Yet these projects are the essence of BHP’s long-term growth planning. Rio Tinto has a somewhat different situation. Not only does it have better links to Chinese capital, but its iron ore projects are much more economic and are akin to the current BHP Port Hedland inner harbour expansion (as distinct from the outer harbour expansion). Mongolian copper is also a large operation, but again it can be done in stages and the long-term outlook for copper is very good.

As we look around the world, we see that large amounts of coal, particularly steaming coal, are becoming available and therefore the price is not likely to rise a great deal. BHP’s Queensland coal expansion has been jeopardised by the actions of the trade union movement, which has played hard ball. At the same time, the costs of the expansion have risen dramatically. Rio Tinto does not have the same coal labour problems (at least for the moment), but is looking at delaying its Australian coal expansion.

As Queensland coal is beginning to price itself out of the market, Mozambique coal is far cheaper to mine and has attracted the attention of Rio Tinto and other large miners. BHP always saw Indonesian coal as an alternative to Queensland, but new laws in Indonesia mean that it is not a favourable place to expand. At the same time, the availability of large amounts of coal and shale gas in the US is taking market share from US coal miners and their coal is going to come on to the global market if the coal price starts to rise. Accordingly, Queensland and NSW coal are squeezed between higher costs and stagnant or lower long-term prices, so expansion looks much less attractive.

We will discover on Tuesday, when the Budget is released, whether the government is going to increase the tax on these projects via the abandonment of the diesel rebate and extra overburden removal taxes.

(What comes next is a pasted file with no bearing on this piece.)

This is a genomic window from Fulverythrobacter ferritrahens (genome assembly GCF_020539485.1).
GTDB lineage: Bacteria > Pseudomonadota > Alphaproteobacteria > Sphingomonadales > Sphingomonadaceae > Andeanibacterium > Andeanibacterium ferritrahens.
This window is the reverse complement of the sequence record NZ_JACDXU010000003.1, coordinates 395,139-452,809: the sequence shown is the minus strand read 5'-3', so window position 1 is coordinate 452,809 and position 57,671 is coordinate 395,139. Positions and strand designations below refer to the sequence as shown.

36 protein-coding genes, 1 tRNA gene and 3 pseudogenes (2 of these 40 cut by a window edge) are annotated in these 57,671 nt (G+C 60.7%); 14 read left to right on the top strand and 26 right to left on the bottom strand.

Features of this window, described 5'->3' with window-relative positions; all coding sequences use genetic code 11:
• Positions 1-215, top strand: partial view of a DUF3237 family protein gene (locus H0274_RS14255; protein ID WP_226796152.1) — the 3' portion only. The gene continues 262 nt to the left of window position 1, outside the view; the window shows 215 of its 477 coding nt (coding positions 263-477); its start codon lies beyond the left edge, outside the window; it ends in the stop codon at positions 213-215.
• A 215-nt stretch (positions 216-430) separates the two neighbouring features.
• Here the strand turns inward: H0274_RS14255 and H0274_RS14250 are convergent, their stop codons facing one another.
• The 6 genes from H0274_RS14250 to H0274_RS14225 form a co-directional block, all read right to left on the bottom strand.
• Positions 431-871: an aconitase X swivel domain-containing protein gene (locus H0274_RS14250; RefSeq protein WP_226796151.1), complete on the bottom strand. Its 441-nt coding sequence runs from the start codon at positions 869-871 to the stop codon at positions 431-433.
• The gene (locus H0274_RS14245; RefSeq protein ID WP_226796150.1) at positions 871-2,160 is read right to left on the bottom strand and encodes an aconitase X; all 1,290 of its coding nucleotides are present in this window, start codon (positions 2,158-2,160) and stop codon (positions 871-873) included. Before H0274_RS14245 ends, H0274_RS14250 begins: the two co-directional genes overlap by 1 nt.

If that happens, Queensland coal expansion for BHP is dead. Rio’s coal is in the same boat, but it will switch to Mozambique. Similarly, BHP’s Olympic Dam would be severely jeopardised because it is a massive overburden removal exercise. Olympic Dam is one of the world’s great deposits of copper, but it also contains uranium and removing that uranium in an economic way is not going to be easy in the current environment. BHP is looking to spend some five years removing massive quantities of overburden with no returns, until it reaches the bottom of the hole.

BHP has a major US potash project where it is attempting to break into the global potash market. It has a wonderful resource, but whether it will be able to attract large amounts of capital to that project remains to be seen, and it is likely to be deferred. This new era of minerals is going to challenge management, because corporations like BHP have been looking for huge projects and often turned their back on medium-sized projects.

The mining companies are going to have to be much more specific about the likely returns from each project they finance, and the “trust me” mentality is going to be challenged.

Two contributors to that change have been Rio Tinto’s acquisition of Alcan, which was a disaster, and BHP's acquisition in the shale gas sector, which wasn’t as big a disaster but was badly timed because the price of gas slumped within a short time of the acquisition. So institutions are now questioning the management of large mining companies at a time when there is not enough cash flow to fund these very large projects – especially as shareholders want more dividends. But in time, it is going to mean gluts of minerals will be restrained and mining companies will be more profitable, but with lower growth prospects.